Wide Open Spaces: Outdoor Apartment Landscape Ideas

Apartment landscapes aren’t just for pansies anymore.

Pretty flowers, shrubs and hedges are getting a lot of competition as community landscapes are muscling up to accommodate a sense of gamesmanship, competition and personal fitness. Recent installations of outdoor lawn chess, disc golf, sand volleyball and interactive fitness trails are becoming more fashionable to engage apartment communities and enable residents an element of fitness, bragging rights and socializing.

In the past few years, multifamily communities have focused heavily on new and different amenities to keep occupancies high and beat the competition. Outdoor fire pits, conversation and grilling areas and walking trails are popular extensions of living spaces that encourage residents to gather and relax.

But apartments are taking outdoor living a step farther while adding a little spirited competition through low-maintenance sports and gaming activities that complement the landscape and maximize use of green areas. Several communities in Dallas/Fort Worth are turning open space into spirited gaming areas to offer residents a chance to break a sweat.

Here are a few growing outdoor amenities that are easy to install and offer residents another way to entertain, socialize and compete:

Lawn chess

Giant rooks, kings, queens and pawns are the name of the game on an outdoor lawn chess set that requires residents more than a push of the hand. The checkered board can be installed over roughly 300 square feet using 2 x 2 maintenance-free squares of concrete and artificial turf.

Disc golf

Disc golf, a flying disc game, is nothing new. In fact, it’s quite competitive. But it’s a low-maintenance game that will appease residents who don’t have time to hit the links or just want to play at their leisure after work. Once the “holes” or poles are installed, there is little to keep up other than a new coat of paint and normal ground maintenance. The number of holes really doesn’t matter. But for those keeping score, the usual layout has 18. Obstacles like trees make the course more challenging.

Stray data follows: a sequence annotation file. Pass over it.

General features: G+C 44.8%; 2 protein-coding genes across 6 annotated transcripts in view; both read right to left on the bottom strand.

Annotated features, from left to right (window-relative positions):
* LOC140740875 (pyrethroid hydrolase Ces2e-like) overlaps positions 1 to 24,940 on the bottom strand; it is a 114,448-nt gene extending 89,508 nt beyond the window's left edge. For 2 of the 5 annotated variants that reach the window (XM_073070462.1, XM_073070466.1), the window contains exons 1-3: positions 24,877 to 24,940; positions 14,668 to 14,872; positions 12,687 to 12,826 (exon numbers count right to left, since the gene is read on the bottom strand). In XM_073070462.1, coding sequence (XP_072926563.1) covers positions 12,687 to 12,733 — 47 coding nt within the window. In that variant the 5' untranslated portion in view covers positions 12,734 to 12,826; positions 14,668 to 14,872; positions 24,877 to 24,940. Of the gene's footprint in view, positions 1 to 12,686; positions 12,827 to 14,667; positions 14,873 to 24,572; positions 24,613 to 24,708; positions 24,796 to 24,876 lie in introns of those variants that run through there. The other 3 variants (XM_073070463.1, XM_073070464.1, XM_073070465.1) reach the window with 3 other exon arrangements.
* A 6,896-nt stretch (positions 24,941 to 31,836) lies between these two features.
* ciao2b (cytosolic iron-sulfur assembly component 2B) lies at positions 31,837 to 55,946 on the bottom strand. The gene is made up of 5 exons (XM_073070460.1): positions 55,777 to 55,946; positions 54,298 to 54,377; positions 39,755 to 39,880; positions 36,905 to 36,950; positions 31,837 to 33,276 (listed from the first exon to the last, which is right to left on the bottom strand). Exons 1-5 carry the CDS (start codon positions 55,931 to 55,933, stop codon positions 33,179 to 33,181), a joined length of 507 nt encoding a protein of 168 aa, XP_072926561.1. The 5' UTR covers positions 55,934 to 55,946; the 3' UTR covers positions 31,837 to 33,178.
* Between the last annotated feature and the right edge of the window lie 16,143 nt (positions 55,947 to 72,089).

Sand volleyball

Sand volleyball, a staple on West Coast beaches for years, has grown in popularity, with courts etching into communities across the country. The playing area, composed of fine sand, is similar in size to a volleyball court and is easy to groom and keep filled. Word to the wise: Install the court away from areas where others will gather to socialize. Nobody wants their drink spiked with a leather ball.

Interactive Trails

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Larger properties have plenty of room for walking trails to stay fit, but adding workout stations along the way is a great way to give residents a complete workout. Chin-up and stair-step stations, horizontal bars, ladder bars, push-up bars and quad spinners are among a number of outdoor fitness stations on the market today. The stations can be centrally located or spread out along a jogging trail around the property.

Putting greens

While areas where golfers can practice their putts and chips aren’t new, placed in tandem with other outdoor amenities, they can be a desirable area for residents. Synthetic turf can be installed and is easy to maintain. Placing three or four greens around the property within an easy walk offers residents a little stroll in between chips. And in the spirit of the real game, station the last hole next to the grilling area where golfers will surely want to gather for a cool drink and tell stories!

With a little imagination and some outdoor products on the market today, an apartment community can add a new meaning to “amenity”. And at the same time offer residents a chance to compete near the comfort of their home.


(Image Source: Shutterstock)


President, Earthworks

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Chris Lee is President of Dallas, Texas-based Earthworks, which specializes in multifamily housing landscaping. He is a contributing author to Landscape Management magazine, licensed irrigation specialist and a Toro Intellisense certified technician. Chris studied business at the University of Arkansas from 1990-94 and horticulture and landscape design at Tarrant County College from 1999-01. He has been employed at Earthworks since 1998.

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